8

It is not necessarily how fast you go, but how closely you are following the person cycling in front of you. The closer you follow, the more likely you are to trail in the wind they have helped part for you. The effects of this feel greater the faster you and the other person is traveling. The effectiveness of the slipstream is relative to the speed and ...


8

the cheapest ways to go faster are to get high pressure tires--120 or even 140 psi (sorry I don't know what that is in kBar)--and keep them at high pressure. For the highest pressure tires, this means pumping them up every time you ride. For 50 bucks (US) or so, you can't go wrong with this upgrade, because you can transfer them to a new bike if you if want ...


8

Basically whatever works. If you're trying to conserve energy it's foolish to push yourself going downhill, since energy lost per mile to wind resistance increases with the square of speed -- just take advantage of the "free ride" on a reasonably steep hill. Going uphill depends a lot on your physical condition and how steep the hill. You first need to ...


7

How long is a piece of string? Your speed is totally dependent on your surface, equipment, bike type ... and you! I keep a record of most of my training ride (for the last few years with GPS, but summary data going back further) and compete with myself. If you're interested in what you should/could be doing, maybe liaise with a local club. On my commute ...


7

Last year I plotted average speed versus race distance and there's an incredibly accurate inverse relationship. http:///www.32sixteen.com/2011/07/25/correlation-does-not-equal-causality/ But to add to my chart and flesh out the reason I think it hasn't increased so greatly. The Tour is a stage race. The average speed we have presented is the average ...


7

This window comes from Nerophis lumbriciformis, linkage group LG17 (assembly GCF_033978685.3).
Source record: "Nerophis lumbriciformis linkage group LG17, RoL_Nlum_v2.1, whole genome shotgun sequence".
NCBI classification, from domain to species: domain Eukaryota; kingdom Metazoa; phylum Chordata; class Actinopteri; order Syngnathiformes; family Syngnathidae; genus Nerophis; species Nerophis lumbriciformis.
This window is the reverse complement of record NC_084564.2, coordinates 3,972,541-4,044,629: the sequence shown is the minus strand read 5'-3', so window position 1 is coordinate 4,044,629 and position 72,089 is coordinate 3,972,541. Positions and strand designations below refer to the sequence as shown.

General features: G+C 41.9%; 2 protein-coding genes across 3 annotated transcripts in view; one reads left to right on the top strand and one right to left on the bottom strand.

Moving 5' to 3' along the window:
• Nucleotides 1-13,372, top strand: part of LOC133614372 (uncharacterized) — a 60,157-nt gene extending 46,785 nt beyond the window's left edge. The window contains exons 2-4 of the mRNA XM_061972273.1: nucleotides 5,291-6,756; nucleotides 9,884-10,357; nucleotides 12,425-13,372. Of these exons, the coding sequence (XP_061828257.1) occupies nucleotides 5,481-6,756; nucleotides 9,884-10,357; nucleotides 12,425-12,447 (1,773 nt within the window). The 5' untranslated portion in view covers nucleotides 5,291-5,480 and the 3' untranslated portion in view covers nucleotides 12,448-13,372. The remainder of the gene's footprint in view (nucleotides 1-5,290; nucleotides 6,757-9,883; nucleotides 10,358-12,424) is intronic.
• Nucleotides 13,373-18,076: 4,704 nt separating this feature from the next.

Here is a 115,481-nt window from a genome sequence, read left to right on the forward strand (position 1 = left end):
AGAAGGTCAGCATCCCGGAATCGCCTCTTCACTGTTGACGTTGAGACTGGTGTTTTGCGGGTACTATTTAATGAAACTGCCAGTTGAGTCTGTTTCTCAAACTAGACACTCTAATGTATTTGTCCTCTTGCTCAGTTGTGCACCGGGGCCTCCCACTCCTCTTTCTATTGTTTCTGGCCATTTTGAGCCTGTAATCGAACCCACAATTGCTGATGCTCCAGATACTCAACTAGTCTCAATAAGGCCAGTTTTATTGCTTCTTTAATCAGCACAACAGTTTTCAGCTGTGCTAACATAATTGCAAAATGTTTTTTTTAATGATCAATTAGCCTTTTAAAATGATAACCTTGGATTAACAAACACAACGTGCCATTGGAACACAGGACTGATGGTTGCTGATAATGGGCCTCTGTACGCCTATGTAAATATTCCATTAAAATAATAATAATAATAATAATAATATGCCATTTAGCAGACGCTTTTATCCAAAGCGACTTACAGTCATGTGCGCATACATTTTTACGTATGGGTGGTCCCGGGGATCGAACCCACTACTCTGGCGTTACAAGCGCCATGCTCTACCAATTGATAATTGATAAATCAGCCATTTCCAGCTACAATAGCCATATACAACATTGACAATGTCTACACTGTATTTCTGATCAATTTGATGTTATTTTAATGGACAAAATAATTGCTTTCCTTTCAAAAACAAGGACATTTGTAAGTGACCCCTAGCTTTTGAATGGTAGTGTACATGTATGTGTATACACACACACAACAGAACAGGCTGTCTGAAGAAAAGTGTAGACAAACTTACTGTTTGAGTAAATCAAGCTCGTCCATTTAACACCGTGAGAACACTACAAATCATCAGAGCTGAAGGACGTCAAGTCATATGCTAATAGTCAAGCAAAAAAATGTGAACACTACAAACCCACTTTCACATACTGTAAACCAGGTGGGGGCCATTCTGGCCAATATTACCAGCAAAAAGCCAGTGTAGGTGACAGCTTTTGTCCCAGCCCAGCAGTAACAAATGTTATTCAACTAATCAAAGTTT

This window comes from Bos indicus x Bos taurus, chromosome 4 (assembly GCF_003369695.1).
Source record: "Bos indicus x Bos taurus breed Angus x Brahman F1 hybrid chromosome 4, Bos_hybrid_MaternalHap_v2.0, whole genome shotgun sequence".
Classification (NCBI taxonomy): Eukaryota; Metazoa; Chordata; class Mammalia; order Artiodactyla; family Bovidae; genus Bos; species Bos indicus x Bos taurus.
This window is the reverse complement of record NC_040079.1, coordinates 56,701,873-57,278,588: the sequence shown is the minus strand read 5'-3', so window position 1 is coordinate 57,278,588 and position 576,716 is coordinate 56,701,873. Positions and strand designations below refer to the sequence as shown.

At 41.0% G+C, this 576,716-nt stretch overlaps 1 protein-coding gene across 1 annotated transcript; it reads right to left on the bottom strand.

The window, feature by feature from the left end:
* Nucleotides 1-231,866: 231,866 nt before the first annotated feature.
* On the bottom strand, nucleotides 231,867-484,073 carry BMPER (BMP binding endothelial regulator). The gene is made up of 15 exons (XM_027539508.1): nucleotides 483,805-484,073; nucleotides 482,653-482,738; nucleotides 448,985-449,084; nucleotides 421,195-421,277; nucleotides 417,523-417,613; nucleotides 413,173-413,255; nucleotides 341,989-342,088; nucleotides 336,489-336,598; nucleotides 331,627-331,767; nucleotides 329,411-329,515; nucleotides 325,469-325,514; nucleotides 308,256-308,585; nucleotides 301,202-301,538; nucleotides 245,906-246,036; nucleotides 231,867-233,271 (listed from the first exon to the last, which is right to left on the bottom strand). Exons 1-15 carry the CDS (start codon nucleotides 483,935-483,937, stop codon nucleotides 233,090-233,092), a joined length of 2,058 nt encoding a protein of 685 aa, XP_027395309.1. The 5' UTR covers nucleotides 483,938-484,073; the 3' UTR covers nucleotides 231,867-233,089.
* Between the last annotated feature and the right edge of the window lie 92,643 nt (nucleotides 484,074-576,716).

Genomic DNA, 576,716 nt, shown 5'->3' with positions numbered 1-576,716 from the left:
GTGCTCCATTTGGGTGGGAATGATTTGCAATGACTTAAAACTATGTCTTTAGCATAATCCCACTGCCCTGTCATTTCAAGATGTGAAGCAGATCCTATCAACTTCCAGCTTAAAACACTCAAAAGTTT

Note: I've included things not at the rear of the bike as sometimes we think something is coming from one area when it's actually caused by another. List of things I would check: Wheels true and round without rubber (check dishing too, but unlikely to cause vibration) Adding rubber (tire and tube) and inflating does not take wheel assembly out of true ...


7

First off, understand that the geometry of the bike affects stability, especially the "marriage" between head angle and fork rake. Adjusting these parameters (which can really only be "adjusted" by the frame builder) has a very dramatic effect on stability. Beyond that, the hand position has an effect in a couple of ways. First, if the hand position is ...


7

I'm not sure that anyone is going to be able to give you a definitive answer... especially since you are asking if your commute will improve by 30 seconds when the commute time you give has a range of 60 seconds. But 30 seconds out of 17.5 minutes is about a 2-3% improvement, which seems reasonable... The more interesting question would be "what can this ...


6

300 miles a week is extremely high mileage. Very few people can pull that off. I'm surprised that you feel you need to ask for advice. :-) That said the way the cyclists increase speed, like runners and swimmers, is to train with intervals. This means increasing your speed until you're at/near/slightly-above lactate threshold, holding it for a minute or ...


6

Qualification Your question is missing specifics such as hill grade, but let's assume you are talking about steeper grades where it is relatively easy to hit speeds above 40 mph. Second you didn't mention environmental conditions (such as cross-winds) as some positions become rather dangerous if you are hit by a cross-wind or are descending a rough road. ...